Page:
Network Coverage of ‘Extreme Weather’ Up Nearly 1,000 Percent
A “bizarre cold snap” is hitting the U.S. and the media have already begun to draw comparisons to the polar vortex. It is only a matter of time before the networks resume panic over “extreme weather.”
Use of the phrase “extreme weather” in news stories has exploded in recent years. Almost a decade ago, before former Vice President Al Gore’s film “An Inconvenient Truth” was released, the broadcast news networks rarely used the term. Gore’s 2006 movie and book of the same name used the phrase “extreme weather” and linked the hurricanes, floods, drought and other natural disasters to global warming. The networks have lauded Gore and his film for years.
Between July 2004 and July 2005, a year before Gore’s movie, the three networks only used the phrase “extreme weather” in 18 stories on their morning and evening news shows in that entire year.
Now, it is a favorite phrase of the networks. In the past year (July 2013 through July 2014), the same network news shows talked about it 988 percent more: in a whopping 196 stories. That’s more than enough stories to see one every other day on average.
During that time, extreme weather was frequently used by the networks to describe heat waves, droughts, tornadoes, hurricanes and winter storms, and they often included the phrase in onscreen graphics or chyrons during weather stories. ABC even has an “extreme weather team” dedicated to covering such events. Some of those reports explicitly linked the events to climate change, but even when they didn’t the stories fueled the narrative of climate alarmism.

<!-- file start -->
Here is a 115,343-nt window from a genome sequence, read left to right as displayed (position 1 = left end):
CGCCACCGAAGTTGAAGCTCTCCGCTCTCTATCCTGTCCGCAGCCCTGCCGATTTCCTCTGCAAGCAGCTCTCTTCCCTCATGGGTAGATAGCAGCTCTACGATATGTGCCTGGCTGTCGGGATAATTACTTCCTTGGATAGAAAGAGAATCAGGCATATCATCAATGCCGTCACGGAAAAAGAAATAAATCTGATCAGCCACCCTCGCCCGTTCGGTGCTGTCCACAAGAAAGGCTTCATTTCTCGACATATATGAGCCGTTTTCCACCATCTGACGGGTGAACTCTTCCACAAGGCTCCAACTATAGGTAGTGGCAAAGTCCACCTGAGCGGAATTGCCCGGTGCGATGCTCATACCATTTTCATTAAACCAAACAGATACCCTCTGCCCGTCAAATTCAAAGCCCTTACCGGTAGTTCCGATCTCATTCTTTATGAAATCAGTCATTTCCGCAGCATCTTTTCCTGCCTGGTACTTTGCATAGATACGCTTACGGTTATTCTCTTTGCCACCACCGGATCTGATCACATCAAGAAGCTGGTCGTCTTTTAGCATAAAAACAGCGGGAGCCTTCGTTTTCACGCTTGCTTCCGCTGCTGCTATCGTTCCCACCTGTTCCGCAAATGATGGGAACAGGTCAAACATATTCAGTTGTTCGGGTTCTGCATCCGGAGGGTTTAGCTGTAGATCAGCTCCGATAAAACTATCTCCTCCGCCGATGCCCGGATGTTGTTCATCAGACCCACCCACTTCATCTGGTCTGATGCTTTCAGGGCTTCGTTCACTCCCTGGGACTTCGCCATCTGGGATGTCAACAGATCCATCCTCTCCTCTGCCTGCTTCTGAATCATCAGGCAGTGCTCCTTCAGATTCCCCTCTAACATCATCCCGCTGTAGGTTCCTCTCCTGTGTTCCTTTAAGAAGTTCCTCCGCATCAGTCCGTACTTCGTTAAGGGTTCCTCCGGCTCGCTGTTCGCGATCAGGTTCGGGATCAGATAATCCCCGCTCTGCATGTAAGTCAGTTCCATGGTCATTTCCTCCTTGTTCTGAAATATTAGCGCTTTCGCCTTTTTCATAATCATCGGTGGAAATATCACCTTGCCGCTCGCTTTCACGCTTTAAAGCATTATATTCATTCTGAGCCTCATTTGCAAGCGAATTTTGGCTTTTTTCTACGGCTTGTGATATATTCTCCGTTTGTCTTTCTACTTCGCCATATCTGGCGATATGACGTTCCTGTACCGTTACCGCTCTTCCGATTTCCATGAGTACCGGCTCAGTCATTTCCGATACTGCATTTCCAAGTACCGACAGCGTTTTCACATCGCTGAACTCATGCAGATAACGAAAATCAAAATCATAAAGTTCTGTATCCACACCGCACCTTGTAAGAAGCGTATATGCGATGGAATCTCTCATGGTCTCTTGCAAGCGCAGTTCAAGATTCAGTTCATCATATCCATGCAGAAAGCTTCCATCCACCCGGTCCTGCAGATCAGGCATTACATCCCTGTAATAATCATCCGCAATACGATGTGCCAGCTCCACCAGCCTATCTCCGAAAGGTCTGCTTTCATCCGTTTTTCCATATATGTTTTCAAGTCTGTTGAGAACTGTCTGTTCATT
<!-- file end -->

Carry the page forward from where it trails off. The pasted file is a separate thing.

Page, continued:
The networks have worked tirelessly to promote the idea that extreme weather events were more common than they actually have been. What used to just be called weather, is now extreme. On May 6, 2014, NBC White House Correspondent Peter Alexander told “Nightly News” viewers to “just think of all the extreme weather headlines in the last months. Floods, tornadoes, record cold and record droughts.”
ABC correspondent Dan Harris announced on Feb. 22, 2014, “Good Morning America” that “much of America [is] dealing with extreme weather right now. A really nasty mix of twisters, high winds and flooding rains.”
But even alarmist scientists who worried about the danger of global warming admitted connecting so-called “extreme weather” to climate change was “controversial” and lacks proof. The United Nations reduced its certainty regarding a connection between heat waves, droughts and tropical cyclones and climate change in 2013.
While discussing extreme weather, including simultaneous “extended periods of cold” and “unprecedented winter warmth,” climate alarmist Michael Mann of Penn State University said that connections to climate change were “a speculative and genuinely controversial area of the science.”
As for claims that storms are becoming more frequent, that hasn’t been the case with hurricanes. Climatologist Dr. John Christy who has looked back to the 1850s told the MRC in 2013 “there is no trend in hurricanes.” He said, “[I]f you look at the last seven years, there has not been single major hurricane hit the United States. This is the longest period of such a dearth of hurricanes in that entire record.”
In early 2014, when the networks hyped a drought in California as the “worst drought on record,” Dr. Martin Hoerling, a federal climate researcher, disagreed and told the MRC it was consistent with previous California droughts.
Gore Warns about Increase in ‘Extreme Weather,’ Networks Echo Fears
Alarmist scientists and politicians often claim extreme weather events have increased, despite evidence to the contrary. ABC, CBS and NBC seem only too eager to repeat and bolster these arguments.
Prominent climate alarmists claim man-made climate change is causing extreme weather events. In January 2014, Gore told the World Economic Forum in Davos that “these extreme weather events which are now a hundred times more common than 30 years ago are really waking people’s awareness all over the world” to the effects of global warming. Gore was just building on what he’d already suggested about natural disasters in “An Inconvenient Truth.”